Dvorak in LoveFrom the winner of the 1984 Governor General's Award, the master of "that modern specialty, the heartbreaking bellylaugh" (Time)-a wonderfully imagined novel about Anton Dvorak's love affair with America, with music, and with the Bohemian Countess Josephine.

Splendid and many-faceted, Dvorak in Love evokes the life of a great musician, and a nearly forgotten piece of European and American history. At the height of his prodigious powers, in 1893, Anton Dvorak was persuaded to leave his native Bohemia to come to New York to be Director of the National Conservatory of Music. Out of this brief biographical footnote, Skvorecky has fashioned a brilliant tale: the story of the composer's lifelong love for his sister-in-law Josephine; his passion for America' and his championship of black musicians. Surrounding Dvorak is an unforgettably rich cast of characters-many of whom made their own mark on history.

We hear the voices of singer Sisteretta Jones, and Harry T. Burleigh-composer of many famous Negro songs of the day-discovered by Dvorak while working as a janitor at the conservatory…the voice of Dvorak's lovely fourteen year old daughter Otylia, who elopes with her father's American secretary…Dvorak's sharp tongued wife, Anna…and the voice of Josephine, Anna's lovely, fragile sister whom Dvorak loved passionately until her tragic death. Through their voices and their eyes we experience the New World at the turn of the century, brought vibrantly to life by Skvorecky. This is a tragicomedy imbued with music and artistry and wonderful brio.


The Engineer of Human Souls, Josef Skvorecky. Lester & Orpen Dennys, Toronto; Knopf USA. (1984) Winner of the Governor General's Award for fiction, 1984.

The Engineer of Human SoulsThe Engineer of Human Souls is a powerfully resonant epic novel. It bridges the Old World and the New - and it ranges in time from 1939 to the present, from the shadows of Nazi Europe to the deceptive calm of a Canadian campus.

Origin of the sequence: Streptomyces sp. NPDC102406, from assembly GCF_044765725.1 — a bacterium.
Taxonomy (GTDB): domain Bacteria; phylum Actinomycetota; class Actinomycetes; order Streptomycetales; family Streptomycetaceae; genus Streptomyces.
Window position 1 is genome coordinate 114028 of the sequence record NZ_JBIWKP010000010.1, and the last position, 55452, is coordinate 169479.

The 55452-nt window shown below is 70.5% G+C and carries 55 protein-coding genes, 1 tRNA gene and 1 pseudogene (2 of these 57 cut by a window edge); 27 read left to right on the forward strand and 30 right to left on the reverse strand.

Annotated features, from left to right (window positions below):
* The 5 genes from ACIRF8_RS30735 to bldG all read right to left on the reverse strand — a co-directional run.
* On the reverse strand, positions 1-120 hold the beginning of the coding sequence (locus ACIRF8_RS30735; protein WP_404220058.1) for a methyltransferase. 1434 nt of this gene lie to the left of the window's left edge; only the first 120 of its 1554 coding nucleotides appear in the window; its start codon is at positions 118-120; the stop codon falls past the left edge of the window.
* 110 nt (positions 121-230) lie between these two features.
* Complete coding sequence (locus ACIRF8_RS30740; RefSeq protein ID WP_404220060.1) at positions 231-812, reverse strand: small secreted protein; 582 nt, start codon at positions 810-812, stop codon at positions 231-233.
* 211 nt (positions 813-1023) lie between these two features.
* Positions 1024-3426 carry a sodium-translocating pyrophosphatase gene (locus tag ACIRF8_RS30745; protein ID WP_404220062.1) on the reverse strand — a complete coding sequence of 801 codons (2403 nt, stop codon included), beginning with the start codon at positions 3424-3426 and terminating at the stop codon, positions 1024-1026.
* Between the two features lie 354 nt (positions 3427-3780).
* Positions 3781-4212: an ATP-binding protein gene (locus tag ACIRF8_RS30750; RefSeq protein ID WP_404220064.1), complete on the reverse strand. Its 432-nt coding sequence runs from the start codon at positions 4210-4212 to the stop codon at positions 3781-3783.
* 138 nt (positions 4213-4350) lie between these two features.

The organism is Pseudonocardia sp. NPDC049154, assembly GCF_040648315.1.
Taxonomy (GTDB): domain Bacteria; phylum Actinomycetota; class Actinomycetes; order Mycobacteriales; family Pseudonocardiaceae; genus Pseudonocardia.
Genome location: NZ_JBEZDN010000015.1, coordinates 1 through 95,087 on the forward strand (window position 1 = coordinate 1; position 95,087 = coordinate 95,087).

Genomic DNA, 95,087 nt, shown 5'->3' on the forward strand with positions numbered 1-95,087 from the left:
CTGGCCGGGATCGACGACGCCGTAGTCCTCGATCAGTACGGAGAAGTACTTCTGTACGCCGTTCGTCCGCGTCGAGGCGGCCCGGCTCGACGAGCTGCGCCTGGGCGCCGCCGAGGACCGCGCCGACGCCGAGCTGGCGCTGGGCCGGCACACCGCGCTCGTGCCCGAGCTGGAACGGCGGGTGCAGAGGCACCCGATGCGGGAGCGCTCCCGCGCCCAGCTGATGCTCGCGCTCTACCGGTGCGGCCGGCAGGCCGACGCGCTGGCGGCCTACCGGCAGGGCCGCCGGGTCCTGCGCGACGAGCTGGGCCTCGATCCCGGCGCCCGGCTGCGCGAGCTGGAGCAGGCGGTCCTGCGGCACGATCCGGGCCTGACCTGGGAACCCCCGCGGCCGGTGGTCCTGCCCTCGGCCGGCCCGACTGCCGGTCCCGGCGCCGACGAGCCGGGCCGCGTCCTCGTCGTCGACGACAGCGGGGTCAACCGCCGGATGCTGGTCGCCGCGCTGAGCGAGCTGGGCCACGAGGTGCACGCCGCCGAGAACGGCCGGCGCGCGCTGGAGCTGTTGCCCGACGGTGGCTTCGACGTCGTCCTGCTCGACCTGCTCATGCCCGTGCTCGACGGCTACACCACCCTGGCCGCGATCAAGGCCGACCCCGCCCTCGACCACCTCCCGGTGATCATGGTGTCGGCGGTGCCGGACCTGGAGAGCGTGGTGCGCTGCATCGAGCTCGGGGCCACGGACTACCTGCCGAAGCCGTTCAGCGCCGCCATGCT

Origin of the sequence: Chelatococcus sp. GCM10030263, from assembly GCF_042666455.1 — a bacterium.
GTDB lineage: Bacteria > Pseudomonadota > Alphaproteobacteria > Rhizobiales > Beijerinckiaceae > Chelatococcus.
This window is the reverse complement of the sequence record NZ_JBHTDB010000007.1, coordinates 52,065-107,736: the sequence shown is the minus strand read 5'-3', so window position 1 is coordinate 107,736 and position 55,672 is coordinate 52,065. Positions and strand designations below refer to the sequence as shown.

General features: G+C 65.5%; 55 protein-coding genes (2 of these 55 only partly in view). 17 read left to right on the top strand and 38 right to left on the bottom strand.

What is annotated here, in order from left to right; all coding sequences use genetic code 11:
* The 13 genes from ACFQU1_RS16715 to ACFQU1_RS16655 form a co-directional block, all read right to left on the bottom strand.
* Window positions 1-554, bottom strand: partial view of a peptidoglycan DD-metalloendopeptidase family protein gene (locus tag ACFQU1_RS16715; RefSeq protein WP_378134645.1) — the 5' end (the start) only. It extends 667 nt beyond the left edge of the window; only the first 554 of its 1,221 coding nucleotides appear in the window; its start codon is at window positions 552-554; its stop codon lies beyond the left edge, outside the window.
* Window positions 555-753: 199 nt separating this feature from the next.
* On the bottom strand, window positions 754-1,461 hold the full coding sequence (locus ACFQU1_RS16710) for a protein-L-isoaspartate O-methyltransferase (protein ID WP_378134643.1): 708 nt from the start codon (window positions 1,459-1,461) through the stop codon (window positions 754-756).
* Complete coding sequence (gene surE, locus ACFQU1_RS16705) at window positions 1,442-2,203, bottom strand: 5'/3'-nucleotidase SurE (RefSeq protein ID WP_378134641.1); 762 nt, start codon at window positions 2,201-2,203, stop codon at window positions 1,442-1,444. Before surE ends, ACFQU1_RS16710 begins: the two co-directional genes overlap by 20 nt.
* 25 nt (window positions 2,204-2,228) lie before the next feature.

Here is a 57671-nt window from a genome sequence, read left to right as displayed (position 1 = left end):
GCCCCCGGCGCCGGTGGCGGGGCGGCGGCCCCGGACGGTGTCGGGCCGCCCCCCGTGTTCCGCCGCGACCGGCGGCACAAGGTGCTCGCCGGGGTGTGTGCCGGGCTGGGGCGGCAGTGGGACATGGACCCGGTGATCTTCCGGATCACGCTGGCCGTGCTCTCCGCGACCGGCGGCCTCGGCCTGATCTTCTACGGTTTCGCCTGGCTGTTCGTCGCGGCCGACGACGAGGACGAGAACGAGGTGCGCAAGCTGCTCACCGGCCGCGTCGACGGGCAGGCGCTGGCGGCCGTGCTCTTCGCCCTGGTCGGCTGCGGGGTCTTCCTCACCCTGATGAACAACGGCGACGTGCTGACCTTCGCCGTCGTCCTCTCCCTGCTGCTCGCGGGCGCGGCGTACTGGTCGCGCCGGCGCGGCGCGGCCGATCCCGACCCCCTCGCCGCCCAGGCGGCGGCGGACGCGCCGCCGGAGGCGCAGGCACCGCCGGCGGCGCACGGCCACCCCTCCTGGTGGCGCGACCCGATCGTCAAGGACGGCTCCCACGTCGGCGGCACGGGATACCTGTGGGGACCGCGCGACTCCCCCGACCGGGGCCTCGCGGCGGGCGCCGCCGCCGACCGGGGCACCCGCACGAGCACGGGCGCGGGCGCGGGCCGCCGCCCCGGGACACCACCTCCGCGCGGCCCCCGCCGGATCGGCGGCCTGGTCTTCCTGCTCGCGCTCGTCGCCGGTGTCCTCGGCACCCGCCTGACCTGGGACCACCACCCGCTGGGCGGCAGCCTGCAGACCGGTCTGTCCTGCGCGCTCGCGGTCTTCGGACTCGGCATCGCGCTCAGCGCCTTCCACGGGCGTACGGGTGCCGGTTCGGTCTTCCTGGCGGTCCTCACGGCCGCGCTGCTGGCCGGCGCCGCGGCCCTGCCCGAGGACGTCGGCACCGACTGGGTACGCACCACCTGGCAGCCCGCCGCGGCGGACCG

Danny Smiricky is a Czech writer who fled his country in 1968 to find asylum in the sheltered world of Edenvale College in Toronto. His New World is an Eden which he sees with Old World eyes: he is touched and exasperated by its political innocence, wryly amused by the hilarious counter-revolutionary schemes of his fellow émigrés, tormented by the Soviet secret agents who dog his footsteps, and he succumbs to the determined flirtations of his prettiest student. At the same time he is undone by memories…of a homeland as lost to him as his youth…of Nadia, the factory girl who was his co-saboteur and, to his astonished delight, his first lover…of his career as girl-chaser and feckless hero of the Resistance in a small Bohemian village under the pall of the Nazi occupation, and later under Stalin…of a world of heroes, traitors and innocents. This montage of past and present is at once Danny's story and the whole sorrowful history of East and West since the war-beautifully told in a wise, funny, bawdy, marvelous novel.

The Engineer of Human Souls at


The Swell Season, Josef Skvorecky. Lester & Orpen Dennys, Toronto. (1982)

The Swell SeasonJosef Skvorecky's The Bass Saxophone was hailed as poignant, satirical, funny," (The Toronto Star) and "the finest fiction ever written about jazz," (The Village Voice); it was named Editor's Choice by the New York Times Book Review and Book of the year by The Guardian.

Now, in the six tales of The Swell Season, Skvorecky traces the libidinous ardors of young Danny, a teenager growing up in the forties. Danny boasts of his conquests with fine bravado, and longs to turn his fantasies into reality; but no matter how smoothly he woos, it seems he is always to be foiled. Golden haired Marie, brown-eyed Irena, bewitching Karla-Marie,--Danny is rejected by them all. Fortunately his elusive love life is balanced by his friendship with "the guys", who share his physical yearnings and-perhaps more important-his consuming passion for jazz.

The Swell Season at

The Swell SeasonThese are wonderful tales, full of wry humour and unexpected plot twists, and they add up to a fond portrait of a seemingly more innocent era. But this is more than entertaining nostalgia-for Danny's home is in wartime Czechoslovakia, and his fragile world of adolescent schemes exists under the shadow of the ruthless Nazi presence.